Money drained away as local authorities raided budgets intended for adult learning for use elsewhere. Organisations were 'downsized'. Structures were flattened, and so were people.
The Learning and Skills Council is now trying to rebuild adult and community learning from this mangled wreckage, and has finally set out its proposals for funding non-accredited provision. These attempt to answer two fundamental questions: what should adult learning be for? And how can we get it to achieve the aims we set for it equitably, given a limited budget?
The LSC's stated priority is to get people into 'first steps'
education which is likely to lead on to a level 2 qualification is a priority. The trouble is many learners are not interested in climbing the ladders of knowledge that the Government would like them to. They're more interested tacking their problems in ways that make sense to them and which, in the longer-term, will benefit their families and their communities.
Setting up the expectation that providers will corral more and more people towards level 2 employability qualifications is simply a recipe for angst.
We need a wider range of definitions of progression and achievement.
Diplomatically, the LSC has proclaimed that the interests of those who are learning for "personal and community development" must be also 'safeguarded'. Unfortunately, learning for personal development suffers from an image problem dating from the era of market-driven populism, when course titles basically reflected the content of women's magazines in the local newsagent's.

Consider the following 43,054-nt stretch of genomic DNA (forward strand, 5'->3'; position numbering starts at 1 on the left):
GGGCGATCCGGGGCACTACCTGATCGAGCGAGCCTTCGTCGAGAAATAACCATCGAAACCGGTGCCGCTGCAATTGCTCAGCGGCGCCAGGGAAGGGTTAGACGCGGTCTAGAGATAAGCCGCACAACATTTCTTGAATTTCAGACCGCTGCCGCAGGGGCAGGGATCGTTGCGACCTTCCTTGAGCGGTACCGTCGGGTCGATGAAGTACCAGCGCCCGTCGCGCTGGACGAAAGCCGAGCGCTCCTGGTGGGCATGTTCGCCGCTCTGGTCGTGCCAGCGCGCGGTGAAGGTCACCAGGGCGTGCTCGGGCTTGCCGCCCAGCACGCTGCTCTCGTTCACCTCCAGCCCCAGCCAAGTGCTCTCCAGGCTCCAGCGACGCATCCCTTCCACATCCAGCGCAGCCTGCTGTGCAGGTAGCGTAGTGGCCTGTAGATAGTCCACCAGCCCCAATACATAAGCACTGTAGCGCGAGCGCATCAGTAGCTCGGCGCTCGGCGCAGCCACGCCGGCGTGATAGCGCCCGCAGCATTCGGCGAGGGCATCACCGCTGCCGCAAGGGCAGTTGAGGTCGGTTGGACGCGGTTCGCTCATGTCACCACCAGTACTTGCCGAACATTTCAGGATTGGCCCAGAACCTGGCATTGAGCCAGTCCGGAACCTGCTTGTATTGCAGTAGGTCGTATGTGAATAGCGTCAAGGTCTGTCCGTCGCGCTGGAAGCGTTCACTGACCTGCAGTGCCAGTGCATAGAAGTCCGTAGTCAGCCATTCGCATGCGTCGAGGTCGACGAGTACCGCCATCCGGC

As a result, the public perception of adult education remains that expressed by James Nesbitt in his Yellow Pages advert about the yoga class:
"A bunch of women going 'Mmmm'. How hard can it be?" One suspects that the LSC shares this perception, despite its careful rhetoric.
Of course, learners do benefit hugely from courses in yoga, line dancing, aromatherapy, and cooking with chocolate - and not always in the ways anticipated. But, says the LSC, if that's what people want, they will have to pay for it.
Would their ruling have been quite as harsh, one wonders, if they had taken a more radical approach and considered modernising the curriculum?
Is it right, for example, that in our rapidly changing society with its growing cultural and religious tensions, massive changes in our socio-economic structures, and developments in medical science, adults should have few opportunities to get to grips with disciplines such as economics, law, ethics, science, and politics?
And why do we go on teaching French and Spanish as European rather than world languages? What if we made the connection between the languages and world music? Who might we attract then?
And what if we made better use of the internet to develop virtual learning communities? Where might this take our learners?
Of course, it's easier to go on teaching what we have been teaching because that's what we're resourced to do. Courses that deal with new domains of knowledge require investment. But if we had a good idea of what a contemporary curriculum could or should look like, the case for funding it might be more compelling, and the case for peripheralising it and hiking fees less so.
Lastly, there's the question of community development which, puzzlingly, the paper rules 'out of scope'. But effective community education grows out of the process of community development. It's time it was made clear how much the government is prepared to invest in this crucial process. And it's also time that there was some discernible articulation between the funds paid out for this purpose via the LSC and other government departments.
Janet Swinney is a writer and educational consultant specialising in adult and community education